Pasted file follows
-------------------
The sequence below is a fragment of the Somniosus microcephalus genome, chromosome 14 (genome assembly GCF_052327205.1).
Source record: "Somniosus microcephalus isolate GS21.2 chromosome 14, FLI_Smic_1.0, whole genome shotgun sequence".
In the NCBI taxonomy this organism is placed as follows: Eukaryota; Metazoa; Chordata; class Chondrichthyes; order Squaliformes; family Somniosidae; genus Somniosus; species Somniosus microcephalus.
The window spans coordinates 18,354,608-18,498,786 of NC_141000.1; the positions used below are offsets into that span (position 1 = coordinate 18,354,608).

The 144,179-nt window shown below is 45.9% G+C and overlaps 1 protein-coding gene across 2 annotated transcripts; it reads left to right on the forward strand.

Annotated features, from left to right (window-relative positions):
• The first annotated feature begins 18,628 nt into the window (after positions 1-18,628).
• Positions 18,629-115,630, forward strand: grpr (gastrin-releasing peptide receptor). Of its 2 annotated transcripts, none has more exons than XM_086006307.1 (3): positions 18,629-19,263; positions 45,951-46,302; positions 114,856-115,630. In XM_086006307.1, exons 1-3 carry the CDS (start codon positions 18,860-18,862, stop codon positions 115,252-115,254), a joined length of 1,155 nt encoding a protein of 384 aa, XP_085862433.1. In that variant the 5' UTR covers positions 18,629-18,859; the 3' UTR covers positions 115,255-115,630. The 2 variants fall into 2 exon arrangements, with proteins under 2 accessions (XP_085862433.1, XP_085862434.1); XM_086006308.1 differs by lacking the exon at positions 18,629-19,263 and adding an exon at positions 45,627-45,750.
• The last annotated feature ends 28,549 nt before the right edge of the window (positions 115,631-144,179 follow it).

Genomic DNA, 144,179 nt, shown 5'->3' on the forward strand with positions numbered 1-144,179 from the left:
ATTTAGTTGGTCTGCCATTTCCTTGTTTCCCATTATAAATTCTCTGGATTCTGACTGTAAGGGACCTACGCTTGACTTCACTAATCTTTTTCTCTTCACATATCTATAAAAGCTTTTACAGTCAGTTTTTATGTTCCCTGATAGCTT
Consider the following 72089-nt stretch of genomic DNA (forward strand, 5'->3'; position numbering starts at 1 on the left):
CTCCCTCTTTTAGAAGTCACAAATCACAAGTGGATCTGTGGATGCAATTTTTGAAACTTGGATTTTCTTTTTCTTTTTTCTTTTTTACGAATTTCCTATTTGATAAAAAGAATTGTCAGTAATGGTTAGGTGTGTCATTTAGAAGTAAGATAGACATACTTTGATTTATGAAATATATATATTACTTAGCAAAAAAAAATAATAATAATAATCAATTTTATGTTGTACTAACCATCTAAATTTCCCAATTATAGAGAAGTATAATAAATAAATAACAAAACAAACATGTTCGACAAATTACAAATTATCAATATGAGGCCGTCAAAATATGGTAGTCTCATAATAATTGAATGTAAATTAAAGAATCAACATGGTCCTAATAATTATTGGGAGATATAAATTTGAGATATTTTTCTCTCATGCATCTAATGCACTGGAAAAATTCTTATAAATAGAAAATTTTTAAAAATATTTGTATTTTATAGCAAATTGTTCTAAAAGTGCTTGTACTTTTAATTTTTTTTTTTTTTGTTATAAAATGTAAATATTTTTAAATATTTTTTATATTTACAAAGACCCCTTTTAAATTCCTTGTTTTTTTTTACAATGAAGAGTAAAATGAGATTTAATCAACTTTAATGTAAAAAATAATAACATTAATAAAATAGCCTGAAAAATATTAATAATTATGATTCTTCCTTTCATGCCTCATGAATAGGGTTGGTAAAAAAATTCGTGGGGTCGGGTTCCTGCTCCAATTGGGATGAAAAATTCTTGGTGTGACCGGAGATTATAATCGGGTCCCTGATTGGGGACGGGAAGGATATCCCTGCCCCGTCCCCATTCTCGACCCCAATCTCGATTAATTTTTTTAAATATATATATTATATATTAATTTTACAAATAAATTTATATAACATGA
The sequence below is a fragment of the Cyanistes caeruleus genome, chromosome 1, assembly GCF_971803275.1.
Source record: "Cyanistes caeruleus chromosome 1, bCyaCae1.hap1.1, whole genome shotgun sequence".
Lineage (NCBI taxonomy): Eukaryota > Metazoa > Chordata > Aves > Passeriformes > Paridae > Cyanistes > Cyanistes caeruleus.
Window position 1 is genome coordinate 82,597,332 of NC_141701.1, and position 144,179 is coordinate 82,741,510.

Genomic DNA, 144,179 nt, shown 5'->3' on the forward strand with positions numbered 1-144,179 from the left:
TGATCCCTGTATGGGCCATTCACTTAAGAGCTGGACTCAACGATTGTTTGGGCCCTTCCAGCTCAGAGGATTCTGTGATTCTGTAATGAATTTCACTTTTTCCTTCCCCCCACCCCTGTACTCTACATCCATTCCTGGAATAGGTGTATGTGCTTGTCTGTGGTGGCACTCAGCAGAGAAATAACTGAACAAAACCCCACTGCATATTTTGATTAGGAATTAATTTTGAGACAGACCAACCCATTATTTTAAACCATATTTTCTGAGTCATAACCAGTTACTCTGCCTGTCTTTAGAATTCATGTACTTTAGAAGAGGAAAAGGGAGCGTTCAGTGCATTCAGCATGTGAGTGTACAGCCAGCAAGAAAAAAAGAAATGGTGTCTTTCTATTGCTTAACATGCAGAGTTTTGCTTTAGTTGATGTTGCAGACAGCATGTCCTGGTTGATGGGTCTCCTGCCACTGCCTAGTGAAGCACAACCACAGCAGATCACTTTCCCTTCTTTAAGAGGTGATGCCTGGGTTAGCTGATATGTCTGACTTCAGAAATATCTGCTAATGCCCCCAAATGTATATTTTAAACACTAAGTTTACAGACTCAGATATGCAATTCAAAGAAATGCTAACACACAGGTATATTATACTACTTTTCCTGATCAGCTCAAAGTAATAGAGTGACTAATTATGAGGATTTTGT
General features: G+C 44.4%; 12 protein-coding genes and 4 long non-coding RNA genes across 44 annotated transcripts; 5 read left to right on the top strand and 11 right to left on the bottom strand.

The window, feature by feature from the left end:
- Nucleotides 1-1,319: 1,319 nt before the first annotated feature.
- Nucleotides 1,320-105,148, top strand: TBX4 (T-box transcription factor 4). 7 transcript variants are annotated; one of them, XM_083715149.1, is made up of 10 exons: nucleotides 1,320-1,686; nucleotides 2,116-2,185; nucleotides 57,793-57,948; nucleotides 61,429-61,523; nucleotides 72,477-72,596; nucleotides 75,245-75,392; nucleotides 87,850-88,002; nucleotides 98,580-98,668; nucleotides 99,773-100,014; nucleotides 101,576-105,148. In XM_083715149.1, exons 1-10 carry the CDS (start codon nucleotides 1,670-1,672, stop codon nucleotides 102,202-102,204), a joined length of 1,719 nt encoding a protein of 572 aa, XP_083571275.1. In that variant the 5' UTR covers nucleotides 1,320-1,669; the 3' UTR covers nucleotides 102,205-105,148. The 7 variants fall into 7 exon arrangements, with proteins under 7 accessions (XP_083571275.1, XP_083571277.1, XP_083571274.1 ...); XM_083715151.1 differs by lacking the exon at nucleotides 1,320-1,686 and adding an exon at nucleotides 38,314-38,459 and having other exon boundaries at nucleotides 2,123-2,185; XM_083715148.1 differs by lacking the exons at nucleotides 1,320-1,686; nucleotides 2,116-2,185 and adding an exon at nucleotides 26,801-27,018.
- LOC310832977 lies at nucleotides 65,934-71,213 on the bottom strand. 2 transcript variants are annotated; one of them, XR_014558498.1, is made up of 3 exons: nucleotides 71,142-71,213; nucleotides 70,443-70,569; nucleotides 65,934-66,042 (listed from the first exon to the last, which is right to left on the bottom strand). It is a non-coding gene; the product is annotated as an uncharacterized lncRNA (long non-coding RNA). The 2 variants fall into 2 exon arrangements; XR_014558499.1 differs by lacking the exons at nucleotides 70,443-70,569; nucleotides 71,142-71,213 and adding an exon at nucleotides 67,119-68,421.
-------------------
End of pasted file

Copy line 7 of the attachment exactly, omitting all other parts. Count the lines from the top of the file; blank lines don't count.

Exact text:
• The first annotated feature begins 18,628 nt into the window (after positions 1-18,628).